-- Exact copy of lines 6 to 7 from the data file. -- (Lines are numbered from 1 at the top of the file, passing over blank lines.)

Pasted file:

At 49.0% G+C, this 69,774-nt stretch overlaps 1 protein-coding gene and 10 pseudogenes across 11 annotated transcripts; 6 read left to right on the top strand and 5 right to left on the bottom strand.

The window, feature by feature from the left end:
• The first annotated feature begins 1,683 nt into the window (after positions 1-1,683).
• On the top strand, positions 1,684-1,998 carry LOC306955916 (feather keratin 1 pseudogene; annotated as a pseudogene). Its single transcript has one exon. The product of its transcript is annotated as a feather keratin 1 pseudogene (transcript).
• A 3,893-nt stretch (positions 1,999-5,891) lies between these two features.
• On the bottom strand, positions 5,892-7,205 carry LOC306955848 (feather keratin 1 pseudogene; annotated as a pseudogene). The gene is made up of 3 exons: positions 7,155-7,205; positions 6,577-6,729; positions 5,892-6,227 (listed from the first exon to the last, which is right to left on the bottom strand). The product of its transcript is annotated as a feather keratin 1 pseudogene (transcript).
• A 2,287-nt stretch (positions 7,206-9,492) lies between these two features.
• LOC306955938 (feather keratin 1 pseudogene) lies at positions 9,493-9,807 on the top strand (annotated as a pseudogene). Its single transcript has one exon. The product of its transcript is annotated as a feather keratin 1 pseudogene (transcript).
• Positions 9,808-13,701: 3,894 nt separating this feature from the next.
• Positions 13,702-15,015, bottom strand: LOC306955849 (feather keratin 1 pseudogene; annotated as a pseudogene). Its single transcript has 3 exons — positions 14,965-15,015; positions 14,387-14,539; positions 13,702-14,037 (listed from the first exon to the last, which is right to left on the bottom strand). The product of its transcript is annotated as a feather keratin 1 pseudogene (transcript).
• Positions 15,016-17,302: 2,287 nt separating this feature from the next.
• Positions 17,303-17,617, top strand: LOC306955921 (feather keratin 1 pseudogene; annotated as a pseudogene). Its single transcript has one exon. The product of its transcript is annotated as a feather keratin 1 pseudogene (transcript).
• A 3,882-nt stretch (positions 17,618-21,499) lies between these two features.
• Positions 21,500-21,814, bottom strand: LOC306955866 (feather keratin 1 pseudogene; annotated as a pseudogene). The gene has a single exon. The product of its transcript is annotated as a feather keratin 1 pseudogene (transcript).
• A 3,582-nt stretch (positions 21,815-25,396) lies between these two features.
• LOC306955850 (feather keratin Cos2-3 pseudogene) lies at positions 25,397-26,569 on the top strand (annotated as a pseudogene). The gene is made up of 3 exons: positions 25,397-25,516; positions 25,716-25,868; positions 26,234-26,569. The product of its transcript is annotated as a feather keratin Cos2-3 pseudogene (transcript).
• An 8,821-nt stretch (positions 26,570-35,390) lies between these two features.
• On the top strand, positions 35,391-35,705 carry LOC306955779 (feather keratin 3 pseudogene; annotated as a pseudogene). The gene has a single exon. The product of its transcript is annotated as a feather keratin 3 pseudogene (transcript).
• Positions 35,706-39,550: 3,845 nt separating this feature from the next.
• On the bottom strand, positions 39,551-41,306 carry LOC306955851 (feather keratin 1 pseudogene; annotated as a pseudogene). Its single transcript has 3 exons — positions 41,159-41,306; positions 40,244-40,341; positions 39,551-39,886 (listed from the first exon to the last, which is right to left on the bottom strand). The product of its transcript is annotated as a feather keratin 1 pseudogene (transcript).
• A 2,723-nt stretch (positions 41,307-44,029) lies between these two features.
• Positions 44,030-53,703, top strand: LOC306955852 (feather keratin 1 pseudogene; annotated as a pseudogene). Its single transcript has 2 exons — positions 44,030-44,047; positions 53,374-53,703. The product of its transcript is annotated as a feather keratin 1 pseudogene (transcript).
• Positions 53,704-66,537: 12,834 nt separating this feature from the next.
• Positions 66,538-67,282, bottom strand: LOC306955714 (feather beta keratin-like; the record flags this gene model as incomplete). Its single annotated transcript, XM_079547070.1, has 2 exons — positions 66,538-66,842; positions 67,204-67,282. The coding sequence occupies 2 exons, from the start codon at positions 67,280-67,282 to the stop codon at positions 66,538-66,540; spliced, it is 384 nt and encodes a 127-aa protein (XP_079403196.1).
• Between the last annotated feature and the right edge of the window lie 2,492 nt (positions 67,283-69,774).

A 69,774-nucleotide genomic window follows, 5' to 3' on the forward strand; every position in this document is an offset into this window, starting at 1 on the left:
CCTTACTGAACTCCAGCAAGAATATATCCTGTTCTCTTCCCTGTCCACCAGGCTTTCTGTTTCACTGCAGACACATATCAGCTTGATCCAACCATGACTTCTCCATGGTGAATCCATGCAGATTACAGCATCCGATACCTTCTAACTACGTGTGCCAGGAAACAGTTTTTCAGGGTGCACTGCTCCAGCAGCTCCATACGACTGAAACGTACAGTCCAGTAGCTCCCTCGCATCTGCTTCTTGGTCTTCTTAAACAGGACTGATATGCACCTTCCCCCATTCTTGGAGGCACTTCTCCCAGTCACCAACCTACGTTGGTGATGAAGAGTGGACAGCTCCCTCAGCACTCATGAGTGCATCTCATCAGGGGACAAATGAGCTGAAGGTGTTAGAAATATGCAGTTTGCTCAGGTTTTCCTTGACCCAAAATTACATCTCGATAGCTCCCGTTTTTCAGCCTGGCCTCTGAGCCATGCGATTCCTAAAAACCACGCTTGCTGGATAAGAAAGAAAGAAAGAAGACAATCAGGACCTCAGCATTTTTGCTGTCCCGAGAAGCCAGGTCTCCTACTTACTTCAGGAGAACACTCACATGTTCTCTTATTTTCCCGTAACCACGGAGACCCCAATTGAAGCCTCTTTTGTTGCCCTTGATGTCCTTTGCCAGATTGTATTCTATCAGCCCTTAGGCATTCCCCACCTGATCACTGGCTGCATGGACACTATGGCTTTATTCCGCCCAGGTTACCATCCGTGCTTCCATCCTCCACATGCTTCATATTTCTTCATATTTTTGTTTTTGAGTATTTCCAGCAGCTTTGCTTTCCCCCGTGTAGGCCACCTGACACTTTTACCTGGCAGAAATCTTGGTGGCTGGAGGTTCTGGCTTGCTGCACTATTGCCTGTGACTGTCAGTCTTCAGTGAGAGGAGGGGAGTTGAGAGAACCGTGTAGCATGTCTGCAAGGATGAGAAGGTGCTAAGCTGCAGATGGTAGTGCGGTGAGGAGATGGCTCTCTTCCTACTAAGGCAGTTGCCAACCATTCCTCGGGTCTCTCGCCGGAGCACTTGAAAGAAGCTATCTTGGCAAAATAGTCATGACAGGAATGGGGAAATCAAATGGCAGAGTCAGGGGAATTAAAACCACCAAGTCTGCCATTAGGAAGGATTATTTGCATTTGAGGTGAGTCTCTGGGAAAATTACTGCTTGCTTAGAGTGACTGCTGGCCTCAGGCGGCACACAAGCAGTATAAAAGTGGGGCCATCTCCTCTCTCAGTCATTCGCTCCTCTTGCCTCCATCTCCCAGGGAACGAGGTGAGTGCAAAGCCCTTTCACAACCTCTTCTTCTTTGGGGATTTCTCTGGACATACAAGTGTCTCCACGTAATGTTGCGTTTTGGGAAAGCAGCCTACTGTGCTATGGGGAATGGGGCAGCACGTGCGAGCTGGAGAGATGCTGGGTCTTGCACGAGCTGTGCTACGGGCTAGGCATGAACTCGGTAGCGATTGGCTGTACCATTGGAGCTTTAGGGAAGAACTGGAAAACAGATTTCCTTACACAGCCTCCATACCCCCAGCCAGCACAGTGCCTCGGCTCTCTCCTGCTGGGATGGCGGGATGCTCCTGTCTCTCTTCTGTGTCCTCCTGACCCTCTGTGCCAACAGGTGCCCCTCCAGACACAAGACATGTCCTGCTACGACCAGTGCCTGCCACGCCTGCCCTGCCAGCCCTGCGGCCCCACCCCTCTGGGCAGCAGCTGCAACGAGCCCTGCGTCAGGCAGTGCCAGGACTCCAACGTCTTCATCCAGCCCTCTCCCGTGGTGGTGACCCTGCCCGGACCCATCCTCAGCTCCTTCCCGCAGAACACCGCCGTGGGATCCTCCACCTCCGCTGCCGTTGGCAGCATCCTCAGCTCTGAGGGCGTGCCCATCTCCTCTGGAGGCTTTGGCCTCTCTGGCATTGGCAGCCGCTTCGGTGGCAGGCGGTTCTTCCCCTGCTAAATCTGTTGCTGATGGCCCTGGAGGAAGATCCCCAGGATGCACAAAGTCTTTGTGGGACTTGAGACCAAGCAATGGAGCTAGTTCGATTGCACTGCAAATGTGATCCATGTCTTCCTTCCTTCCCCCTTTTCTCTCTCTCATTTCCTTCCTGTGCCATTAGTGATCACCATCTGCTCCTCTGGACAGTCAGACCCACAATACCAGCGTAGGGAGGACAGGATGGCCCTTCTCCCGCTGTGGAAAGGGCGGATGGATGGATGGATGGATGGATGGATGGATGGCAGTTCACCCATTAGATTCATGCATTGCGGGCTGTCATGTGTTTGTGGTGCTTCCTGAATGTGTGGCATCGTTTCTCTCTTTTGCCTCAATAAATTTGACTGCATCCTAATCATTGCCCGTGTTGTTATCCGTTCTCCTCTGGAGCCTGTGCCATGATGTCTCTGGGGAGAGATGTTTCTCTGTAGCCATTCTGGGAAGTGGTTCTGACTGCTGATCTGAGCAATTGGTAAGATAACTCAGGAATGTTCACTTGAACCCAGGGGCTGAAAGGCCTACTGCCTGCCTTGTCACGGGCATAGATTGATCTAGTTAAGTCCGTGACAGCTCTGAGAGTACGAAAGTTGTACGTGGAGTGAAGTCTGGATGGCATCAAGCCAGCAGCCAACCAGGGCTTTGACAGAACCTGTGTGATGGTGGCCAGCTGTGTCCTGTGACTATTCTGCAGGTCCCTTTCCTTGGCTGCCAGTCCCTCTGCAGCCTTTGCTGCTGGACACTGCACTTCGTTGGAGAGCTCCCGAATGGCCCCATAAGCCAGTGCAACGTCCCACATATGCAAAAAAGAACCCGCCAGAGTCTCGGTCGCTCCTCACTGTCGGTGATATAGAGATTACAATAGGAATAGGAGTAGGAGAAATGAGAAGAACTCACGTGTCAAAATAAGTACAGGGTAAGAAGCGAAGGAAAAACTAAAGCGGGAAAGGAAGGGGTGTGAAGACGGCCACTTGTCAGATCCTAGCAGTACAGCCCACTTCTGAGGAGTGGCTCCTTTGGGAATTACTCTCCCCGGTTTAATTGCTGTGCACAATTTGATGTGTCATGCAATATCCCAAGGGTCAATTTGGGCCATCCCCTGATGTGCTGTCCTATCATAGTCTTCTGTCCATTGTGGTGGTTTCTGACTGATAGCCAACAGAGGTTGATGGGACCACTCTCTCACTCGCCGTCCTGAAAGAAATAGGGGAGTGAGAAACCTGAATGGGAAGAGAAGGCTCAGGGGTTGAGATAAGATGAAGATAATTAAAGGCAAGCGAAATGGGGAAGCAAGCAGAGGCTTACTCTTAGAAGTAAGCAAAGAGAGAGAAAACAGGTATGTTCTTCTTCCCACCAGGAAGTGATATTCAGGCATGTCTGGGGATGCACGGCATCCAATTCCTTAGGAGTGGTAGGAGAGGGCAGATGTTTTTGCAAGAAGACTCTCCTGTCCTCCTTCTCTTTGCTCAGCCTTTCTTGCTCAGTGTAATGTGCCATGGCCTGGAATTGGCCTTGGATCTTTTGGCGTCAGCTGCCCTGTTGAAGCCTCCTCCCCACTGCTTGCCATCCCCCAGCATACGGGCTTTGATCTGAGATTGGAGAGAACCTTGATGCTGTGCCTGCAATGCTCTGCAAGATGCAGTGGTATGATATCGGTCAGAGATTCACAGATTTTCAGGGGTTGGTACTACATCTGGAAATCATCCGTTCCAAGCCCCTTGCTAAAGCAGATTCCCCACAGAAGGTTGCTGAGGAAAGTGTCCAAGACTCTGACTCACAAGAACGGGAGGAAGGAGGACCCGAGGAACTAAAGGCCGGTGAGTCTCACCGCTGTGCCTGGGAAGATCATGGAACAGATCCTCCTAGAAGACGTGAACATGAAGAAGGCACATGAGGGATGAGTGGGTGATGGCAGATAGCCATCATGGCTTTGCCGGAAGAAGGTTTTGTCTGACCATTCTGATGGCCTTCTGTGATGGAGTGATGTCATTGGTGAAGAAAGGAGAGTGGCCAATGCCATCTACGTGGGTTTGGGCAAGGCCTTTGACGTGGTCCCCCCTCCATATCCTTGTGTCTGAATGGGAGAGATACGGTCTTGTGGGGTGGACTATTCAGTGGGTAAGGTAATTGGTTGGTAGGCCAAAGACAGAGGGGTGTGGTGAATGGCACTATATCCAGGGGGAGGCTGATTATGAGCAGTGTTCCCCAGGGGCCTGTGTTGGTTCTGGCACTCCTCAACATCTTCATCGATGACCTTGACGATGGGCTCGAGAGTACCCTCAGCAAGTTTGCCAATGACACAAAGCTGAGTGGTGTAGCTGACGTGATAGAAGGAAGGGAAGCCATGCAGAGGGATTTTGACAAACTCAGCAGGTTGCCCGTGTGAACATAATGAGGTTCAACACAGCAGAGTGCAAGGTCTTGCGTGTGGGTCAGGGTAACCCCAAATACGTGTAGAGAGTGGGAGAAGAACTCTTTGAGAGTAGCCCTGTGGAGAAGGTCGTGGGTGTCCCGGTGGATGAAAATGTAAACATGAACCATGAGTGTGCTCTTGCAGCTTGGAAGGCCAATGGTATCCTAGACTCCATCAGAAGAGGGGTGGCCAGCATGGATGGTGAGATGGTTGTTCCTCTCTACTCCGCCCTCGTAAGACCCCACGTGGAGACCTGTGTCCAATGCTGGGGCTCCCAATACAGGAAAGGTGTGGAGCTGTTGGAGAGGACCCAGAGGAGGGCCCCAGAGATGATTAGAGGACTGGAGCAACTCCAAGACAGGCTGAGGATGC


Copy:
• On the bottom strand, positions 5,892-7,205 carry LOC306955848 (feather keratin 1 pseudogene; annotated as a pseudogene). The gene is made up of 3 exons: positions 7,155-7,205; positions 6,577-6,729; positions 5,892-6,227 (listed from the first exon to the last, which is right to left on the bottom strand). The product of its transcript is annotated as a feather keratin 1 pseudogene (transcript).
• A 2,287-nt stretch (positions 7,206-9,492) lies between these two features.